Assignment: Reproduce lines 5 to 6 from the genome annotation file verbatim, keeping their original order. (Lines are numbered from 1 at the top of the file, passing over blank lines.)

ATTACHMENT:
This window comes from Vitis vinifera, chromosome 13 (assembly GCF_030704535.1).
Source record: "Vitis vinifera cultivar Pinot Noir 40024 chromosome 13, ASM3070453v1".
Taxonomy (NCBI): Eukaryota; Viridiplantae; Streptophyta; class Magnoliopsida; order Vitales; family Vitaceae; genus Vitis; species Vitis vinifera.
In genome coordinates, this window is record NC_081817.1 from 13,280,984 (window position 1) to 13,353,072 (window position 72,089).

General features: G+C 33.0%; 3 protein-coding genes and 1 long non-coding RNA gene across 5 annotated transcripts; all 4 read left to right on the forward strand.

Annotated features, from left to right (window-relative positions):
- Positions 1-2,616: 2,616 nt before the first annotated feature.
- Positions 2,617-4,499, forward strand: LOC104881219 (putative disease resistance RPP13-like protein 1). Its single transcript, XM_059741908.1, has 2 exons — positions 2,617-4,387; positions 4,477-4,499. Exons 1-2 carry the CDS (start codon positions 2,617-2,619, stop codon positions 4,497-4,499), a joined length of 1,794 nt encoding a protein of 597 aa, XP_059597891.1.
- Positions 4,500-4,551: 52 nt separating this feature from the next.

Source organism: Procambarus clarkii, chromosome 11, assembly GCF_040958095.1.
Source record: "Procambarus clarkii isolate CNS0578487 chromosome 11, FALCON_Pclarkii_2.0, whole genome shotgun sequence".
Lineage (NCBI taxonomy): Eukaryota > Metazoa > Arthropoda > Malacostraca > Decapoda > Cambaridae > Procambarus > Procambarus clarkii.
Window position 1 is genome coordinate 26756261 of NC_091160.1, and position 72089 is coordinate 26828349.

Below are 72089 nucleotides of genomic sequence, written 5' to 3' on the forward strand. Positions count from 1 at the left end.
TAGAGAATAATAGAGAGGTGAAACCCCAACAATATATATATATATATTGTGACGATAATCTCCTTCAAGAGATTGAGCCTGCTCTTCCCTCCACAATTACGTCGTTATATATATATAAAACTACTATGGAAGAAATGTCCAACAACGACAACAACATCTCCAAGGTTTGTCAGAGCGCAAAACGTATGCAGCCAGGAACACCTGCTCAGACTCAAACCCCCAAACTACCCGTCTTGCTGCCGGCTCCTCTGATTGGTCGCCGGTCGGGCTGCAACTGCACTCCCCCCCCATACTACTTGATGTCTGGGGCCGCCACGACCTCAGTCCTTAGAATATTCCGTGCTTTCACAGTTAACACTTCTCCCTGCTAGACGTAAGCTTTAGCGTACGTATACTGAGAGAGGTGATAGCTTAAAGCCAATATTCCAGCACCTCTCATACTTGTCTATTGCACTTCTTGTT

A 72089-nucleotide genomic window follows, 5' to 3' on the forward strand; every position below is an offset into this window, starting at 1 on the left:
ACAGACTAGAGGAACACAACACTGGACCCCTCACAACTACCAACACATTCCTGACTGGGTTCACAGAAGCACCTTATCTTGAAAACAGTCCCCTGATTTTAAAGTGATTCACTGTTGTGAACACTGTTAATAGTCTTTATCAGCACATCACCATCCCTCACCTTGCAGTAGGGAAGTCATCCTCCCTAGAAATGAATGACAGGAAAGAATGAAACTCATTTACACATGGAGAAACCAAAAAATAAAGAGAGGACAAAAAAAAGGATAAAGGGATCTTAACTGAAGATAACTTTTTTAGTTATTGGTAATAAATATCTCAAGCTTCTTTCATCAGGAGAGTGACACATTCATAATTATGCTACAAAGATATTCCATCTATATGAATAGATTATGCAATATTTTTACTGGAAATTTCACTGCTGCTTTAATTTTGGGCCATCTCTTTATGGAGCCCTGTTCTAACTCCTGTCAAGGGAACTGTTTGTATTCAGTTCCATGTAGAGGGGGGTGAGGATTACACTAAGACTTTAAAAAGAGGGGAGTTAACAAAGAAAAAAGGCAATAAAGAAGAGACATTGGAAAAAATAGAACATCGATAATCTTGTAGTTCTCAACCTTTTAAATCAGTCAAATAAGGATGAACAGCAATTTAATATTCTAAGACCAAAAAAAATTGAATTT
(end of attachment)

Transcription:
General features: G+C 33.0%; 3 protein-coding genes and 1 long non-coding RNA gene across 5 annotated transcripts; all 4 read left to right on the forward strand.

Annotated features, from left to right (window-relative positions):